Ofcom has announced that it's considering separating Openreach from BT, and the watchdog is seeking opinions on this potential move and others.
This is all part of Ofcom’s Strategic Review of Digital Communications, which was announced back in the spring, with the intention of examining competition and investment in the landline, mobile and broadband arenas.
Ofcom is mulling over whether separating Openreach from BT would mean wider benefits for consumers, putting paid to BT's incentive to discriminate against rival providers.
However, Ofcom noted: “The process would be challenging and it may not address some concerns relating to Openreach – such as service quality, or the timing and level of investment decisions.”
The alternatives are to retain the current state of affairs, and use market reviews at regular intervals to discuss issues that crop up in terms of competition.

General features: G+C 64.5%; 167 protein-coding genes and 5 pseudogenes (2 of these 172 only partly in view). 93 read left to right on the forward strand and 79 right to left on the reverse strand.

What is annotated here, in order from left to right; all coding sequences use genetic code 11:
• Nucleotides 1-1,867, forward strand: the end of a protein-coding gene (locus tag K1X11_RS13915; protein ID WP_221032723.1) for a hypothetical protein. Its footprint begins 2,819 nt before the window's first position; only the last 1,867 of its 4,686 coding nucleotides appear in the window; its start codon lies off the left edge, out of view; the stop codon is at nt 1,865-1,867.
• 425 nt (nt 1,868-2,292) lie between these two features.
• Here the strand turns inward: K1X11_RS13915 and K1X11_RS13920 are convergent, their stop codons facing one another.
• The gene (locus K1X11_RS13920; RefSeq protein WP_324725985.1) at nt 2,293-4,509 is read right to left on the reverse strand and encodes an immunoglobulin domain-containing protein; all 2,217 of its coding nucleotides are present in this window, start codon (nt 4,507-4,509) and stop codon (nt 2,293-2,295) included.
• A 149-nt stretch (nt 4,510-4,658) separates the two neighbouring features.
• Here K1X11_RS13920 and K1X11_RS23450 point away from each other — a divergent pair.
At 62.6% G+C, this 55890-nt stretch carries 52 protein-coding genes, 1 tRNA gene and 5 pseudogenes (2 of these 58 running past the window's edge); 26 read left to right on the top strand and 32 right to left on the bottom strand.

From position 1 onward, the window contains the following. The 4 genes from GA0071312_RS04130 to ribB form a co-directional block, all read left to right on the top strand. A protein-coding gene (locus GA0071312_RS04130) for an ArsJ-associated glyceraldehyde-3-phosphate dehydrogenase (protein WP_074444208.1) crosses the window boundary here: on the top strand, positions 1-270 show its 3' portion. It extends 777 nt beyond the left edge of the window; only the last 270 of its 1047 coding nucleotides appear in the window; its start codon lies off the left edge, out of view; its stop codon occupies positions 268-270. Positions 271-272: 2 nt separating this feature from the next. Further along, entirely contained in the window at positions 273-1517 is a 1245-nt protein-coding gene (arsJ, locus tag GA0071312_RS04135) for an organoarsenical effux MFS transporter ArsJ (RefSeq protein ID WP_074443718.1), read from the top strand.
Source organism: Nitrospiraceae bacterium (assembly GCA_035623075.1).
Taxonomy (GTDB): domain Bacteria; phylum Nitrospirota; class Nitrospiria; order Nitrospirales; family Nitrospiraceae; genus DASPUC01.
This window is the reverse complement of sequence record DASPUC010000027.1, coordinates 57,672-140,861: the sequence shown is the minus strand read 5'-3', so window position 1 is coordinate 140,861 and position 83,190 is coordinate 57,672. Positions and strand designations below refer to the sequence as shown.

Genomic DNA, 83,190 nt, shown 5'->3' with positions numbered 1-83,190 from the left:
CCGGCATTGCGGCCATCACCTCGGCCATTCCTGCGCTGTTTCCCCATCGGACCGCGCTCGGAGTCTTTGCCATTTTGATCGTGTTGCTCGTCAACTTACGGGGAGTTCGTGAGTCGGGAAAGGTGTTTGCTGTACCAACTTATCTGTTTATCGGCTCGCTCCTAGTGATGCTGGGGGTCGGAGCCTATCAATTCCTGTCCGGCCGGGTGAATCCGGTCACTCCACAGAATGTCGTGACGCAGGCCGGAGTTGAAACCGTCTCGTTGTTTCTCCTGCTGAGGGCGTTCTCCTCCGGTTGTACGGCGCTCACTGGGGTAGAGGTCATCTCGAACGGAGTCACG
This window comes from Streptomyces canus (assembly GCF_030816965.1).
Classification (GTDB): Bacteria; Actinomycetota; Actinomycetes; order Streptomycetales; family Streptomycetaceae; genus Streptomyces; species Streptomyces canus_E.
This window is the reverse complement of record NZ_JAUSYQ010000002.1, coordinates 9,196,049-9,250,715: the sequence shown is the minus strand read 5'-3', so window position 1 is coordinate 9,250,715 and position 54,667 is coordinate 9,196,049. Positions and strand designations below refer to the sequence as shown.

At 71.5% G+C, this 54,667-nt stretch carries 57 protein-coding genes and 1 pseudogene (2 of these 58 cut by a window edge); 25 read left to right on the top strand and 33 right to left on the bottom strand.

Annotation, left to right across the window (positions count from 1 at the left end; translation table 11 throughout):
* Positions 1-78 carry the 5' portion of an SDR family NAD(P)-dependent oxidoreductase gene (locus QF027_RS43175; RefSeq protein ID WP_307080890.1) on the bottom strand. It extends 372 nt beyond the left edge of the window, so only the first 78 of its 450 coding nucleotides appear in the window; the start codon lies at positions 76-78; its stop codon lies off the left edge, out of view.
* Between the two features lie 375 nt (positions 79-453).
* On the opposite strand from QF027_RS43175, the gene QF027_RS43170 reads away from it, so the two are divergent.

Or Ofcom said that the current model could be strengthened with new regulations applied to BT, such as more stringent penalties if the company's service falls short, and controls on wholesale charges.
The final option is deregulating and promoting competition between networks, but that open playing field could lead to complications in terms of the "duplication of networks and weak competition", Ofcom notes.
Ofcom also intends to scrutinise bundles such as triple or quad play offerings – while these deals offer obvious outward benefits to the consumer, the watchdog wants to weigh up the risks they present in terms of shouldering aside competition.
The publication of this report, or discussion document as Ofcom calls it, marks the end of the first phase of this strategic review of digital communications.
The second phase will now run until October, with Ofcom wanting to receive responses and evidence to the points raised by then, with a view to producing a full statement on the action that will be taken, which will be published at the start of next year.
You can rest assured BT will have plenty to contribute to this discussion…